My return to the analytic fold

The last post made me remember (with the appropriate shudders) my chequered past dealings with certain types of academic discourses and research methods and that made me think about how I, a little like Kant, awoke from my postmodern slumber. (Kant actually claimed to have awoken from a dogmatic slumber but it was a slumber all the same.) My brush with the highly compelling and quite alluring ideas related to postmodernism and post-structuralism was brief but like all flings, most exciting. I’ve since returned quite firmly to the fold of analytic philosophy and methods and I heave a sigh of relief for that.

Yes, I admit it. This feels almost like an alcoholics’ anonymous admission but yes, I admit that I was attracted to the ideas of postmodernism and critical theory at one point in my life and even contemplated doing research in an area related to the latter a couple of years back. Looking back at my brush with those ideas, I can see how they crept into my thoughts as I tried to make sense of things as an undergraduate and how attractive it seemed for a start. Like the fruit in the middle of the Garden of Eden, it seemed to give one ultimate knowledge and a method with which one can use on any theory or idea. But just as those fruit were problematic, this one deflates when hard logic is applied and then disappears in a puff of contradiction.

I believe many of us went through that phase – attracted by the bright lights of post-structuralism and its anti-establishment ethos, thinking that objective truths might not exist in the world and that everything has to be understood within a particular discourse and that it would be almost impossible to understand things from the ‘outside’. We were enthralled with Baudrillard’s description of Disneyland as a simulation of real life and thrilled when Derrida claimed that the ‘centre is not the centre’ in our apprehension of things. We didn’t quite understand what these French guys were talking about but were impressed all the same. Even wrote papers using their ideas and defied all odds by actually getting passing grades for them.

Fast forward several years – one cannot imagine how one got tangled up in that mess when one compares it with the relative straightforwardness of the analytic methods. I even remember being quite indignant about receiving a poor grade for a term paper where I brazenly made use of a postmodern analysis of the philosophy of science. Now I know better. Philosophical analysis requires enough of our mental resources without having to divert some of them to decipher the obscure scribblings of a couple of Frenchmen (forgive my generalisation but many of them are). I also found that the inherent logic and ability to go backwards and forwards based on a number of fairly fixed principles allowed for more in depth analysis of ideas. The best part about this is the possibility of approaching some semblance of stability in theory (that postmodernists would vehemently deny) and that makes thinking and writing about ideas that much easier. The methodical layering of arguments that analytic philosophy is premised on also makes it that much more readable.

While I do admit that truth cannot be considered stable and that multiple perspectives of things do exist, I would not go as far as the postmodernists as to say that everything is embedded within a culture or discourse and external analysis is impossible. There’s a certain poverty in the claims of postmodernism and post-structuralism that I’m unwilling to abide with. One common premise in postmodern thought is that someone from outside a particular discourse would find it difficult to understand it. One needs to be ‘inside’ a time or place be able to do analysis in it. If no one outside the person talking about the thing itself can truly understand things then wouldn’t it mean that nobody would understand anything anymore? I believe it’s called begging the question. We can do it – we do take perspectives and other factors into account in an analytic reading of things though those things are not the be all and end all.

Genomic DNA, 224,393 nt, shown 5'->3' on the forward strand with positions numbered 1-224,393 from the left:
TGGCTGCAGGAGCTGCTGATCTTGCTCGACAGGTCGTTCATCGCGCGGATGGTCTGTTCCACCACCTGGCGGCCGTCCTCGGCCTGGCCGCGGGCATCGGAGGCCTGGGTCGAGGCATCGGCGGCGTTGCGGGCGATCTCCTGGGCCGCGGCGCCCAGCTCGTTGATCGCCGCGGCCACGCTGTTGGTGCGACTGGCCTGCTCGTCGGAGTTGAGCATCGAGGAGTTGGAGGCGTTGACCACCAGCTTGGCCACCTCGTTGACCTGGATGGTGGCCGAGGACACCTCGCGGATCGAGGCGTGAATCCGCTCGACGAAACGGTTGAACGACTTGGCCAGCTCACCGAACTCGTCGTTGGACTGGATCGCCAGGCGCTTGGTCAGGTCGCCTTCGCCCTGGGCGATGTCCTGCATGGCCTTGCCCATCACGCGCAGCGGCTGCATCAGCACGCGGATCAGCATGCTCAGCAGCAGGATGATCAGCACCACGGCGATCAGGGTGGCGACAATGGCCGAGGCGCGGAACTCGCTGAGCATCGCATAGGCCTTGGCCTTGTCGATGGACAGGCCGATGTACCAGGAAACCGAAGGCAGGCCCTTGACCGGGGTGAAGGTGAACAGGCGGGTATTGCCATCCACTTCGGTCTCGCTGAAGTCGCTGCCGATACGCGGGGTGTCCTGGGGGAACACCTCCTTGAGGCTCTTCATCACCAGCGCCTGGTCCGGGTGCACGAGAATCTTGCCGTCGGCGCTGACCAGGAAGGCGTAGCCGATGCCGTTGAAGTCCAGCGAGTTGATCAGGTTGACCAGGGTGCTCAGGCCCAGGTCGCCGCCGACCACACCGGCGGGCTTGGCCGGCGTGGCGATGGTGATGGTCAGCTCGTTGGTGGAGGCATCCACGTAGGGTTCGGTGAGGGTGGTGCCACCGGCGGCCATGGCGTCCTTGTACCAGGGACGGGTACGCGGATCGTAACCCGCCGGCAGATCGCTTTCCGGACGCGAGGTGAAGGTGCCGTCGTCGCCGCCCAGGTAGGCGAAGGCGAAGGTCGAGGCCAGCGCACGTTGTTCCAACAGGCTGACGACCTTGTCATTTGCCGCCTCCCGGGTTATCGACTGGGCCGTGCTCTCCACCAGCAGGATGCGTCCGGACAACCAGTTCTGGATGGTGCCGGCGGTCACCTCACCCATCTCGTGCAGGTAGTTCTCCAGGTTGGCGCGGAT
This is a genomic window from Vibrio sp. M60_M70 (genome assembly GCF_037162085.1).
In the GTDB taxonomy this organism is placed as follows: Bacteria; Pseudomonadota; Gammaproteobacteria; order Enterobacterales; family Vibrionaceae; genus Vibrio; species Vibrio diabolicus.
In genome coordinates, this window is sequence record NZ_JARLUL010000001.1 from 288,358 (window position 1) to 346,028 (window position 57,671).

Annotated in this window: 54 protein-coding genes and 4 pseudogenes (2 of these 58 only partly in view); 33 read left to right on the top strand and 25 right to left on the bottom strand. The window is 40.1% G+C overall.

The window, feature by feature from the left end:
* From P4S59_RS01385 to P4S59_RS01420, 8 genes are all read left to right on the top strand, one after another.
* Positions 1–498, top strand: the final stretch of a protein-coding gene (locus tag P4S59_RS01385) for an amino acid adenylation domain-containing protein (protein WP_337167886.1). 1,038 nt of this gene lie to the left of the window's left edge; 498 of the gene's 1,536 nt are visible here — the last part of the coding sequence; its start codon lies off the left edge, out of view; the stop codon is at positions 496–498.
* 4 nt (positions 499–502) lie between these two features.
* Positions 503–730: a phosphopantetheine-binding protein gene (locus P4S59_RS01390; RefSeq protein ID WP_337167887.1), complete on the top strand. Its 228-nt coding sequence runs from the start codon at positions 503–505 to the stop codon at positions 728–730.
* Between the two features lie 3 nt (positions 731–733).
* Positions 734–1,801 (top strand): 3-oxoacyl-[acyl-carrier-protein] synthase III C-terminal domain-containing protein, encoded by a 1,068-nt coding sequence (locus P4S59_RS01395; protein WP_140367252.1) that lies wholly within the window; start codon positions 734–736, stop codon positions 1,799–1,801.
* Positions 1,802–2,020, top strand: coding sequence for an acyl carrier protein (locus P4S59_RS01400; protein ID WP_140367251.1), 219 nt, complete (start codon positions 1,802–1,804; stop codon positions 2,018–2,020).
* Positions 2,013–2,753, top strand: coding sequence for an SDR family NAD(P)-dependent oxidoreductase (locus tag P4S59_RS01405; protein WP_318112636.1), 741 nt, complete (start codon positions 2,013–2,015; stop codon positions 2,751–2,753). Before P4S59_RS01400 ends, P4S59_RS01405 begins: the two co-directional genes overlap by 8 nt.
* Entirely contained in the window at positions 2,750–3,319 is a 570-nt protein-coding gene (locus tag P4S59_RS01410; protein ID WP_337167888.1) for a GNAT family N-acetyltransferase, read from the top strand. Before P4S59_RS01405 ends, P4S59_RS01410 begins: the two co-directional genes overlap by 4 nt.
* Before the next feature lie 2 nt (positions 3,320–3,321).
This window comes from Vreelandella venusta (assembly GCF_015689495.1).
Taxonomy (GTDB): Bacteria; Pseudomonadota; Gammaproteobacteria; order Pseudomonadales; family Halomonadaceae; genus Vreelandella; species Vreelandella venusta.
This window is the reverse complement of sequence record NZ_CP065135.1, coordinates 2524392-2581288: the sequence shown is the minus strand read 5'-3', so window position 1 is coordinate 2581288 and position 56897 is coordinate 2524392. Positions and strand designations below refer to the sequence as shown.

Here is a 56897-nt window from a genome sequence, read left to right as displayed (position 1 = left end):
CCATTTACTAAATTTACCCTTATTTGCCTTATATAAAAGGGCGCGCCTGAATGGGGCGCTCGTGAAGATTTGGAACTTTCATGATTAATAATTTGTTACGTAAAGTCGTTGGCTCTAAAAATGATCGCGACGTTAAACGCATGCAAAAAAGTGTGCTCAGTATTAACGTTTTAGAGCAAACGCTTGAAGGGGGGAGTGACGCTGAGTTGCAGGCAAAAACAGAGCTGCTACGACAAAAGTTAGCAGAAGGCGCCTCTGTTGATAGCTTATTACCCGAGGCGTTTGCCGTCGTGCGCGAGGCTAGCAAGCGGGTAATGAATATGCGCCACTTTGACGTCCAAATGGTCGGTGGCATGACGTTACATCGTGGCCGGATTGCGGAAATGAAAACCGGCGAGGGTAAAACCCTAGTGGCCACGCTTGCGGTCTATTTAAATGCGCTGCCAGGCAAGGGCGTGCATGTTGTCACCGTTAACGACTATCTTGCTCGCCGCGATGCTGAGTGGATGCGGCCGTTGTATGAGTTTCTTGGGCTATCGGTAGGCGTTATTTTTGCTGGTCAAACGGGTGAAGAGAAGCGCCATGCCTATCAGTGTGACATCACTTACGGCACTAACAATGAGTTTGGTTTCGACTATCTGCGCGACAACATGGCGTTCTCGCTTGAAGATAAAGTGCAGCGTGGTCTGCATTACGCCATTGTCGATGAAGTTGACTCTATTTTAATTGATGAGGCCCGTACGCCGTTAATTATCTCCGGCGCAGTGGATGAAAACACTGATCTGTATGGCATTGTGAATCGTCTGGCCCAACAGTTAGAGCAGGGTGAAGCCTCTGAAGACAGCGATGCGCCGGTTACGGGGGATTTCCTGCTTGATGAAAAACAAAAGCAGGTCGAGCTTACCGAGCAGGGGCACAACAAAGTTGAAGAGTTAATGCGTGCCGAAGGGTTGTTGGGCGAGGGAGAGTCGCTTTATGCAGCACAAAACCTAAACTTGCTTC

My last parting shot has to do with my beliefs as a whole. Several of the greatest Christian philosophers and theologians are steeped deeply in the analytic tradition. St. Thomas Aquinas, the scholastics like Peter Abelard, William of Ockam (of the razor fame) and St. Bonaventure all strove to align the teachings of the early church fathers with the analytic methods of Aristotle. The use of reason and the analytic method to examine our basic tenets of faith are not only compelling but help to strengthen our beliefs. Our late Pope John Paul II reminded us this in an encyclical quite appropriately entitled Fides et ratio (Faith and reason). After all, faith without reason can lead to serious errors just as reason without faith is often quite empty.

So let’s all get out our first principles, brush up our logic and get cracking on the great analytic bandwagon. Perspectivism, relativism and postmodernism can stare at its own tail for all it wants – I’d rather do something a little more worthwhile, thank you very much.

PS: Characters in comic created here. Picture in poster created here. Any resemblance to any person living or dead is purely coincidental. Author apologises for poor caricature of postmodernism but he enjoyed himself too much to stop.

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about the brushhead

had a head like a brush (it's more like an egg now). seeks to sweep through thought and faith with that brush. tries to wax philosophical but often forgets to wax off. trying to be good brush to all, while discerning what kind of brush he's meant to be.

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